BMJ open 2017 11 037(11) e016030 doi 10.1136/bmjopen-2017-016030
Patients with non-traumatic lower extremity amputation are characterised by high age, multi-morbidity and polypharmacy and long-term complications of atherosclerosis and diabetes. To ensure early identification of patients at risk of amputation, we need to gain knowledge about the progression of diseases related to lower extremity amputations during the years preceding the amputation.
A retrospective population-based national registry study.
The study includes data on demographics, diagnoses, surgery, medications and healthcare services from five national registries. Data were retrieved from 14 years before until 1 year after the amputation. Descriptive statistics were used to describe the progression of diseases and use of medication and healthcare services.
An unselected cohort of patients (≥50 years; n=2883) subjected to a primary non-traumatic lower extremity amputation in 2010 or 2011 in Denmark.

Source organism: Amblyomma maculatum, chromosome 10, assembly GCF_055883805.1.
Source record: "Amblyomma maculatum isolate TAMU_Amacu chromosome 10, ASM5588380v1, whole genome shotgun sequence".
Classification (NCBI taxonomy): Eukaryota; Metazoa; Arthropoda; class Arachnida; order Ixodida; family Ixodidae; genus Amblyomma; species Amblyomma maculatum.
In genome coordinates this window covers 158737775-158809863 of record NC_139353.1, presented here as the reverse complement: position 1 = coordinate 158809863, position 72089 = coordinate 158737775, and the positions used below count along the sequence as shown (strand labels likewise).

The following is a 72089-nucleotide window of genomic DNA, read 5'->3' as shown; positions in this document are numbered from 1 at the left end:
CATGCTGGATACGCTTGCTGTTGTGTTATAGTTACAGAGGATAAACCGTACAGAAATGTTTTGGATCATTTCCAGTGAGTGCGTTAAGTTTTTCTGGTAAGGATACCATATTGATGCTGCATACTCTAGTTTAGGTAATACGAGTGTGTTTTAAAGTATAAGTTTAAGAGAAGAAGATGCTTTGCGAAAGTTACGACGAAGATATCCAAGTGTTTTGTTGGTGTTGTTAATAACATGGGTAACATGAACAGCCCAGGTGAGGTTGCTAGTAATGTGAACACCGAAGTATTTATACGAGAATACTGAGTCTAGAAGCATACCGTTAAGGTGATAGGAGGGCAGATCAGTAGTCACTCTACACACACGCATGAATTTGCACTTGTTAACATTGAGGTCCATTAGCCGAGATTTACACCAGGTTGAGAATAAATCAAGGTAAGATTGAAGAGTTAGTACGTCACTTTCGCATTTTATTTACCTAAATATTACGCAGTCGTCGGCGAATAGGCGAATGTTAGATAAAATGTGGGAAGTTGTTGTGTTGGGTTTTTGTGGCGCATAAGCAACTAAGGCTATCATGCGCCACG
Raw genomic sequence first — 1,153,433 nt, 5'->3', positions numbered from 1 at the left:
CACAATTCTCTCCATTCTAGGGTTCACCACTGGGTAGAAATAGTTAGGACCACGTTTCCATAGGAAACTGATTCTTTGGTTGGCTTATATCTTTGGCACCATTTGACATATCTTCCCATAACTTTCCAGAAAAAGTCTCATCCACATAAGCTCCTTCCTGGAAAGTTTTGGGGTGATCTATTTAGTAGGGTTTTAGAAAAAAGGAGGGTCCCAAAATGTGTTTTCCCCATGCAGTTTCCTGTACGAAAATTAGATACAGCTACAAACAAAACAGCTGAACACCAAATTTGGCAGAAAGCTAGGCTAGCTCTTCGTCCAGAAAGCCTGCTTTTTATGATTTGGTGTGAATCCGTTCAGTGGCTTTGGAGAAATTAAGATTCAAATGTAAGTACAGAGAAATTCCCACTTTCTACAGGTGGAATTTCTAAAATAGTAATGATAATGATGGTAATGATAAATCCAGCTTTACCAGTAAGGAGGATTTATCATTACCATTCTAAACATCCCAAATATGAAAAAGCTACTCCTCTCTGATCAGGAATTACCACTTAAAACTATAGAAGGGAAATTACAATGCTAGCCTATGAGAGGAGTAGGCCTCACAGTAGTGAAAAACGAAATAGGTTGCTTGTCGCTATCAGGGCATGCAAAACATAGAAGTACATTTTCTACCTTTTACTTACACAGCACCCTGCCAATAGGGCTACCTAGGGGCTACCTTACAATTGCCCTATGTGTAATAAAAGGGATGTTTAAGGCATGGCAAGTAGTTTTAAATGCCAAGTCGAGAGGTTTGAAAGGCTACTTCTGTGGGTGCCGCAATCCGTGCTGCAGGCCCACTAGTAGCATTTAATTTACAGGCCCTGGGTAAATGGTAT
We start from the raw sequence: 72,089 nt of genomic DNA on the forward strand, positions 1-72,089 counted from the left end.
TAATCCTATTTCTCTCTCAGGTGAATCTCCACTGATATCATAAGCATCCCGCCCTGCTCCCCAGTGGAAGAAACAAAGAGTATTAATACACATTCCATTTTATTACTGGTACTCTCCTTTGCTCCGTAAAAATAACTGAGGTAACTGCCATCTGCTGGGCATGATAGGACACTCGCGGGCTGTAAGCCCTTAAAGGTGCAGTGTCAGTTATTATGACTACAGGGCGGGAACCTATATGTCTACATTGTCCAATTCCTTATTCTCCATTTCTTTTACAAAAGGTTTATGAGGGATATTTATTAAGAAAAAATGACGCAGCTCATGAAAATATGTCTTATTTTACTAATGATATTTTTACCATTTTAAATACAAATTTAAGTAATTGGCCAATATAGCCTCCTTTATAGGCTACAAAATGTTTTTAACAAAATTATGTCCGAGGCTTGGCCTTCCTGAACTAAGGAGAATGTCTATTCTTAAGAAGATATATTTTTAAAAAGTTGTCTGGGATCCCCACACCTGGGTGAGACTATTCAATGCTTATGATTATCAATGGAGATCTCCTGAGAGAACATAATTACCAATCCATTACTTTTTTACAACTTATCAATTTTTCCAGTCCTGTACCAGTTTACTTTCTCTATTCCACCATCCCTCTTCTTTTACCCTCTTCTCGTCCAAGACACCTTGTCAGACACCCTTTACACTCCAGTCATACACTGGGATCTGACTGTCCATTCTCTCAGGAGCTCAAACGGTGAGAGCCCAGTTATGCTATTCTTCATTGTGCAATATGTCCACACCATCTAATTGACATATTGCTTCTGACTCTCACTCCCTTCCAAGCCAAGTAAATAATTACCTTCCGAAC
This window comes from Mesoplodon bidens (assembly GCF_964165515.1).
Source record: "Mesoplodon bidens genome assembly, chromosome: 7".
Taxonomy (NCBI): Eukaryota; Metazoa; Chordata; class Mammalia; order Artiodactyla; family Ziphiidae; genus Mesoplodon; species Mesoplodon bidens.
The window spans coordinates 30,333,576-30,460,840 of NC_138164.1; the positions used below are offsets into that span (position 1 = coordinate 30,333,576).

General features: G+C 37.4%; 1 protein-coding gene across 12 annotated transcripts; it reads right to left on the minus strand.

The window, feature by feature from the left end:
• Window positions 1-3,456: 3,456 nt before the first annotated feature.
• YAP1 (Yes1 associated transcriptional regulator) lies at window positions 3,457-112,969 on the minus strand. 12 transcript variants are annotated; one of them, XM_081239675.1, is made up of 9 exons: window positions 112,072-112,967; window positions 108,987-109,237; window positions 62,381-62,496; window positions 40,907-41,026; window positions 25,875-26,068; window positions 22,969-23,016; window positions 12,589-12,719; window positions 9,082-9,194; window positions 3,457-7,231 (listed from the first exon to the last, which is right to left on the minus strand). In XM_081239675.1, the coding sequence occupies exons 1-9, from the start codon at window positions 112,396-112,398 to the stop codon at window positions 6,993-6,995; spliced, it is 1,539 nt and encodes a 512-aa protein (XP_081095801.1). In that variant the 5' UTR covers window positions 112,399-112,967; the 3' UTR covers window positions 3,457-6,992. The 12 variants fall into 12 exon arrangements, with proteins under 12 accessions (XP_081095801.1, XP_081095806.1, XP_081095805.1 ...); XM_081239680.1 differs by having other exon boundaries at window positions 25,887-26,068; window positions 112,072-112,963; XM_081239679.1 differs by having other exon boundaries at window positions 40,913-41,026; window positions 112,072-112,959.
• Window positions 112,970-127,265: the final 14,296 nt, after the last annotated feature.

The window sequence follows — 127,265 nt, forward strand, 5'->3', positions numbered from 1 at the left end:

The prevalence of atherosclerosis, hypertension and diabetes was 70%, 53% and 49%, respectively. Among patients with atherosclerosis, 42% had not received cholesterol-lowering treatment even though 87% had visited their general practitioner within the last year prior to amputation. Further, 16% were diagnosed with diabetes at the time of the amputation. The prevalence of cardiovascular diseases increased from 22% to 70%, atherosclerosis from 5% to 53% and diabetes from 17% to 35% over the 14 years preceding major amputation. Of all patients, 64% had been in contact with the hospital or outpatient clinics within the last 3 years, and 29% received a prescription of opioids 3 years prior to the amputation.
Among patients with non-traumatic lower extremity amputation, one-third live with undiagnosed and untreated atherosclerosis and one-sixth suffer from undiagnosed diabetes despite continuous contacts to general practitioner and the hospital. This study emphasises a need for enhanced focus, among both hospital clinicians and general practitioners, on the early identification of atherosclerosis and diabetes.